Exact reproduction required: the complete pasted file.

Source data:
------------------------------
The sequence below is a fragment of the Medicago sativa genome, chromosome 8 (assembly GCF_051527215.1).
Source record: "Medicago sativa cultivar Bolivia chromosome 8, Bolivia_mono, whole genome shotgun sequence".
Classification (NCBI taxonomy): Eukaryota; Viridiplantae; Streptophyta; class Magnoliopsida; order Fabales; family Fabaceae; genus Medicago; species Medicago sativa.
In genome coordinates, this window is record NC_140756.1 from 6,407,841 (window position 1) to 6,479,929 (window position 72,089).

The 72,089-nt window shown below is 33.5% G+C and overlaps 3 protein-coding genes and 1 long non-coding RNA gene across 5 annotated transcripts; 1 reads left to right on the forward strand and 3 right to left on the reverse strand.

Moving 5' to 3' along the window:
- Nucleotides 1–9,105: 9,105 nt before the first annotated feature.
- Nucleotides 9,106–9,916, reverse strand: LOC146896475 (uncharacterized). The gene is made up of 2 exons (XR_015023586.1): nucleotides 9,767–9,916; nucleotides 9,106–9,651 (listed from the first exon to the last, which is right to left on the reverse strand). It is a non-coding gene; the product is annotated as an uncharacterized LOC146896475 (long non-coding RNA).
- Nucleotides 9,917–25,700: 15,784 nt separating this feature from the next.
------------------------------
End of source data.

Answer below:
The sequence below is a fragment of the Medicago sativa genome, chromosome 8 (assembly GCF_051527215.1).
Source record: "Medicago sativa cultivar Bolivia chromosome 8, Bolivia_mono, whole genome shotgun sequence".
Classification (NCBI taxonomy): Eukaryota; Viridiplantae; Streptophyta; class Magnoliopsida; order Fabales; family Fabaceae; genus Medicago; species Medicago sativa.
In genome coordinates, this window is record NC_140756.1 from 6,407,841 (window position 1) to 6,479,929 (window position 72,089).

The 72,089-nt window shown below is 33.5% G+C and overlaps 3 protein-coding genes and 1 long non-coding RNA gene across 5 annotated transcripts; 1 reads left to right on the forward strand and 3 right to left on the reverse strand.

Moving 5' to 3' along the window:
- Nucleotides 1–9,105: 9,105 nt before the first annotated feature.
- Nucleotides 9,106–9,916, reverse strand: LOC146896475 (uncharacterized). The gene is made up of 2 exons (XR_015023586.1): nucleotides 9,767–9,916; nucleotides 9,106–9,651 (listed from the first exon to the last, which is right to left on the reverse strand). It is a non-coding gene; the product is annotated as an uncharacterized LOC146896475 (long non-coding RNA).
- Nucleotides 9,917–25,700: 15,784 nt separating this feature from the next.